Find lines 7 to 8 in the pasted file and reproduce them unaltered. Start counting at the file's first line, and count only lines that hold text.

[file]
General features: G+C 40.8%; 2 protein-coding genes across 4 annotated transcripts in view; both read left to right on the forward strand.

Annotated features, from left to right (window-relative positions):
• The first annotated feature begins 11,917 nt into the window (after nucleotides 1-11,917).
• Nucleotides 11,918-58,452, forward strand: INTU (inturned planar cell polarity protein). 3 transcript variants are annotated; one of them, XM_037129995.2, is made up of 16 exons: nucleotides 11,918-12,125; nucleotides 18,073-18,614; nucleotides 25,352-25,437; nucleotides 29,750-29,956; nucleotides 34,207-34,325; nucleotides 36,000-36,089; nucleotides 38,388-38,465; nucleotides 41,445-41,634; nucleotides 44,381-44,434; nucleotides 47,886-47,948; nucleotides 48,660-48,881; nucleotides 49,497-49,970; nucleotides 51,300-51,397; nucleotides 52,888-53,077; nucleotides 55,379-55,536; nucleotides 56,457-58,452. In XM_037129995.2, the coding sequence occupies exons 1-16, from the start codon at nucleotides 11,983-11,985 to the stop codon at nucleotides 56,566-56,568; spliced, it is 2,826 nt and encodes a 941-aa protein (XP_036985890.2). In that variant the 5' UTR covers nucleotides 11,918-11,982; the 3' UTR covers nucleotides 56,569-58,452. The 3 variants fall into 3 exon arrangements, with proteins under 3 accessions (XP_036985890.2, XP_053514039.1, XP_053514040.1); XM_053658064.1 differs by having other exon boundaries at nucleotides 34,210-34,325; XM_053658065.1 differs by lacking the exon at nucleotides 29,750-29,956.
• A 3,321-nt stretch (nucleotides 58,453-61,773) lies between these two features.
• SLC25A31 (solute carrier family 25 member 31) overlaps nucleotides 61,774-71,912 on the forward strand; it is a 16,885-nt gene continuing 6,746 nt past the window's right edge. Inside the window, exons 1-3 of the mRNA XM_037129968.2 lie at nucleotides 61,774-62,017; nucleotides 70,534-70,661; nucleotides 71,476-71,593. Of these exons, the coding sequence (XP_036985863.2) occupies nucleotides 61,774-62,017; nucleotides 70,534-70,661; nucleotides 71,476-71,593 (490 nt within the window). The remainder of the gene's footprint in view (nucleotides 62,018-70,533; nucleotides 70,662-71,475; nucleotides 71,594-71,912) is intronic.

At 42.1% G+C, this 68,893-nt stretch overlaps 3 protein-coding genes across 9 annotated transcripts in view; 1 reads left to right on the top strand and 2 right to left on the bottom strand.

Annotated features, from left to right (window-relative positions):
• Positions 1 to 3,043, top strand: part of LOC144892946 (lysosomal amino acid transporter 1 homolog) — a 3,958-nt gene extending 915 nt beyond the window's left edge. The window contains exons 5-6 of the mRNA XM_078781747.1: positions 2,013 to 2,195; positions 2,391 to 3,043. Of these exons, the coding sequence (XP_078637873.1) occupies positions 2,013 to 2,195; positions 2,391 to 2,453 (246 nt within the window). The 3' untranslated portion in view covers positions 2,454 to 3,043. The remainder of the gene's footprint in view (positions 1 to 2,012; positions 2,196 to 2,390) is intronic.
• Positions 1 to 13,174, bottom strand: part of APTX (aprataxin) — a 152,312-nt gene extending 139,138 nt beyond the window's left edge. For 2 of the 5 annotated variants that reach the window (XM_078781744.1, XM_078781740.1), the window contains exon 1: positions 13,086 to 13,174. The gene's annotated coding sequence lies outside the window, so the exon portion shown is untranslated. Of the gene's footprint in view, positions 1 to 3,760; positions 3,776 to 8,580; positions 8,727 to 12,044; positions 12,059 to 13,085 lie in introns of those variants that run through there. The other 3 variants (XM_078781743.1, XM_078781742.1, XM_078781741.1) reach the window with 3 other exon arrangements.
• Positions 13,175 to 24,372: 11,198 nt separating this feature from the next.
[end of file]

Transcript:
At 42.1% G+C, this 68,893-nt stretch overlaps 3 protein-coding genes across 9 annotated transcripts in view; 1 reads left to right on the top strand and 2 right to left on the bottom strand.

Annotated features, from left to right (window-relative positions):